"We are against corruption and the policies of this current government," said one young man at a gathering in central Budapest. "We cannot accept what's happening here."
That sentiment is what brought him to Liberty Square in the Hungarian capital, following calls by the Momentum party that held the rally. As European elections approach, the party is looking to set a new political tone against nationalism and for a unified Europe.
Momentum got some support for the event from Brussels: European Commissioner Margrethe Vestager was on the small stage at the edge of the square, recalling the EU's promise to Hungary when it joined 15 years ago: an independent judiciary, press freedom and equal opportunity.
"You're fighting today to keep all these things alive," she said to much applause. "You need to know that you are not alone. Europe is with you."
A liberal agenda against corruption and populism
Momentum hopes to go to Brussels with a liberal, pro-EU agenda. Katalin Cseh, the party's lead candidate, is tired of hearing the constant anti-EU attacks from Hungary's Prime Minister Viktor Orban. She has accused him and populist allies in Poland and Italy of seeking to tear apart the EU "that we built together."
The 30-year-old doctor helped found Momentum two years ago because they didn't feel the existing parties represented them. The founders were looking to give themselves and other young Hungarians a voice.
Lacking that voice, many have used their feet instead. Over the past decade, half a million people have left Hungary to work or study elsewhere in the EU. That is about 5% of the population.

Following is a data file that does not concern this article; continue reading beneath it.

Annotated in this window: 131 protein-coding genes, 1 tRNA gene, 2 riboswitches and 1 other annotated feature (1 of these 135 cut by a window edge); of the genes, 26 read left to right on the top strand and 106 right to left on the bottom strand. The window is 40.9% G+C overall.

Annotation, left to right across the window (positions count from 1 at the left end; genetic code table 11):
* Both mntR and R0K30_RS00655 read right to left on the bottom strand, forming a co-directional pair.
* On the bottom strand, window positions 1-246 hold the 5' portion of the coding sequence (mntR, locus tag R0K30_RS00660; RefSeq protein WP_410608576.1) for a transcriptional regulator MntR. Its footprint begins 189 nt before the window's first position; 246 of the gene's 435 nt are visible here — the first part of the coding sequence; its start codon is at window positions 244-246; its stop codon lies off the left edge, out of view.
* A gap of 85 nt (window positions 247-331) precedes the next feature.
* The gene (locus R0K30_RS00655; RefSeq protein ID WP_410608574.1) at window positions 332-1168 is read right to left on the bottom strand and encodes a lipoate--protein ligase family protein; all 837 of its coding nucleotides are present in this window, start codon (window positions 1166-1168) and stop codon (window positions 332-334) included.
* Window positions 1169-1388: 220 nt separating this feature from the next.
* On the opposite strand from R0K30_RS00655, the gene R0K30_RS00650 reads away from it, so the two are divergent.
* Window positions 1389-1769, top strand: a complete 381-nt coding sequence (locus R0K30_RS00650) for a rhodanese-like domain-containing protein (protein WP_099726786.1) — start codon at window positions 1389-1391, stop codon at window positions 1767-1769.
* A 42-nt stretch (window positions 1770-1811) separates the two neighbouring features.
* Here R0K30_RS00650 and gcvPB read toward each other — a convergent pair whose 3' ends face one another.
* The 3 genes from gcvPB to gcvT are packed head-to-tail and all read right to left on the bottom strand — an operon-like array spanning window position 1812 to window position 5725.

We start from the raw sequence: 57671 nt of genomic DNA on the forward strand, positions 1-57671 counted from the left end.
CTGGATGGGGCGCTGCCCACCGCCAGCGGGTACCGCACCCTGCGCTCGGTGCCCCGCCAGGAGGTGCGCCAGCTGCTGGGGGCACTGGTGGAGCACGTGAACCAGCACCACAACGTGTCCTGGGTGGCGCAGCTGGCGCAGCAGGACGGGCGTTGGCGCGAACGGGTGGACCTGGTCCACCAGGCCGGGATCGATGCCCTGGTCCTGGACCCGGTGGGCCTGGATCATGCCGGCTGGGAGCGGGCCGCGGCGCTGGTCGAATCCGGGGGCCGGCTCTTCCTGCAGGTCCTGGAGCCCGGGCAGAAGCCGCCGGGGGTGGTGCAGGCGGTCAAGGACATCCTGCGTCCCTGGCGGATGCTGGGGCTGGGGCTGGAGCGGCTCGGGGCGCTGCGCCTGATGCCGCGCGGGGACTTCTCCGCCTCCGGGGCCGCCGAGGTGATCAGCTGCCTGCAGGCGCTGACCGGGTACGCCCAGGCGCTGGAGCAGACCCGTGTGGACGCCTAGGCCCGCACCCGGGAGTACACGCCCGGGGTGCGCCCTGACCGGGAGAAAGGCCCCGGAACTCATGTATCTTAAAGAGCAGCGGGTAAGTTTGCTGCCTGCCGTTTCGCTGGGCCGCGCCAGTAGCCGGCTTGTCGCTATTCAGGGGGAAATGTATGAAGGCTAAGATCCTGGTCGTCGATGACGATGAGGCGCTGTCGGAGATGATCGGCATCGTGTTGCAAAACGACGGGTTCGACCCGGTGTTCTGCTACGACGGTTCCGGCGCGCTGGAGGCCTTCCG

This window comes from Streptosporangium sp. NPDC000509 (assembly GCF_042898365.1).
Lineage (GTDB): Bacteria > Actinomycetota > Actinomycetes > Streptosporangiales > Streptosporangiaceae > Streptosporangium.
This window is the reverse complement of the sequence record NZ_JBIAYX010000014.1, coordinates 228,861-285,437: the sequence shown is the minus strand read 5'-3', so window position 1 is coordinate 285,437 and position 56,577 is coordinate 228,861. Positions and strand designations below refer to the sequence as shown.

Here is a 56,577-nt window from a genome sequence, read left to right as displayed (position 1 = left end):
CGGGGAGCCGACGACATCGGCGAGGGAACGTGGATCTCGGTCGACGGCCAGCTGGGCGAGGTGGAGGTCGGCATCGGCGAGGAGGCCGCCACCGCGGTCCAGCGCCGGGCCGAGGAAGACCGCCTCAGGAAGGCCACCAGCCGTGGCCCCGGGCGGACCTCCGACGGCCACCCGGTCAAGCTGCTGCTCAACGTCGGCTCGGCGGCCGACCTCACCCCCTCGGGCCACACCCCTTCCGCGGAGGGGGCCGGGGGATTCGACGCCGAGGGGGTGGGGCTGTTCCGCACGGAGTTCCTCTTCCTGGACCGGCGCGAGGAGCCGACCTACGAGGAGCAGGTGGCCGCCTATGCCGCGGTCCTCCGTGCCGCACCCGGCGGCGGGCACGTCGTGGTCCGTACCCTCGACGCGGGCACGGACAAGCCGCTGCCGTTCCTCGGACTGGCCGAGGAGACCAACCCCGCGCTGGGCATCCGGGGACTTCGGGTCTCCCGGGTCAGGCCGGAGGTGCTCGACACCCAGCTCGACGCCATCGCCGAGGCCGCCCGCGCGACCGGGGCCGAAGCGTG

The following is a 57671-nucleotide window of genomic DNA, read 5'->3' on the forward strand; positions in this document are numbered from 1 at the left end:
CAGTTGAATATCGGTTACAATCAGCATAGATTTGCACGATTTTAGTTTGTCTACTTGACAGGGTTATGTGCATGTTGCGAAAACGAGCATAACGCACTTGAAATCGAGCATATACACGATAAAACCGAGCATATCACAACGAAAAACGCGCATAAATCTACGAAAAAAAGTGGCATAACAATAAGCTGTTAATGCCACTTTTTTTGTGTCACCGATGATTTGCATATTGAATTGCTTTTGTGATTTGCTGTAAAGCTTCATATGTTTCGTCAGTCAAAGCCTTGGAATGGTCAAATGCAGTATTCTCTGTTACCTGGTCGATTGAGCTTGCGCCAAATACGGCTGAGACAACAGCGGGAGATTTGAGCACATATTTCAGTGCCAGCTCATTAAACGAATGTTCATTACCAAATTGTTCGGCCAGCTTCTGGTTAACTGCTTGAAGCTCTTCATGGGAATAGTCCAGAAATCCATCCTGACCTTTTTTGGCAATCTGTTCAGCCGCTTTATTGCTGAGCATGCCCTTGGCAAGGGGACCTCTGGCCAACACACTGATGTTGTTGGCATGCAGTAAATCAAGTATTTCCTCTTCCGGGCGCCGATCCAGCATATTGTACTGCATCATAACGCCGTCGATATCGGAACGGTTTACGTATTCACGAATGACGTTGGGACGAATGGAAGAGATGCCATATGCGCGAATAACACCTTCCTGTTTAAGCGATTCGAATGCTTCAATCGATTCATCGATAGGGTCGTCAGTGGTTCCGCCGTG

Cseh and fellow party members want to give this generation new prospects — with the help of the EU. EU money is meant for "hospitals, schools and jobs — and not for Orban's family," the party emphasizes in its campaign. Momentum has accused the Hungarian government of misusing public money, for example, by giving major projects to business allies of Orban and his Fidesz party. Transparency International ranks Hungary near the bottom of EU member states in its Corruption Perceptions Index.
Erosion of democracy
Orban's right-wing populist party has been in power since 2010. Fidesz's absolute majority in parliament has allowed it to change electoral law in its favor and bring independent media under its control. Neither the party nor its youth wing were available for comment.
Hungary cannot readily be called a democracy anymore, said Bulcsu Hunyadi, a political scientist at the Political Capital policy organization. "We are somewhere between democracy and authoritarianism," he said.
Many Hungarians are turned off by the political situation, he added, especially young people. "Momentum is currently the only party in opposition that represents young people with a liberal, pro-European stance."
Hopes pinned to youth vote
Only the election will show how much help they will be. Fidesz seems poised for a major victory in European elections. Polls show them taking 18 of Hungary's 21 seats in the European Parliament.
Momentum's deputy chair, Anna Donath, won't let herself get discouraged. She's invested too much. For weeks, she has traveled Hungary. Going door-to-door is intense labor, but she feels it pays off when she's joined by hundreds of supporters walking through Budapest, an EU flag in her hand.
"Even if elections don't turn out as we hope, it doesn't mean that next time we can't be more successful, stronger or more motivated," she said. "If you don't succeed, you get up and try again."
Momentum failed to overcome the 5% barrier to enter parliament in last year's general election. They're hoping to mobilize the large number of still undecided young voters to allow the party to fulfill their dream of Europe.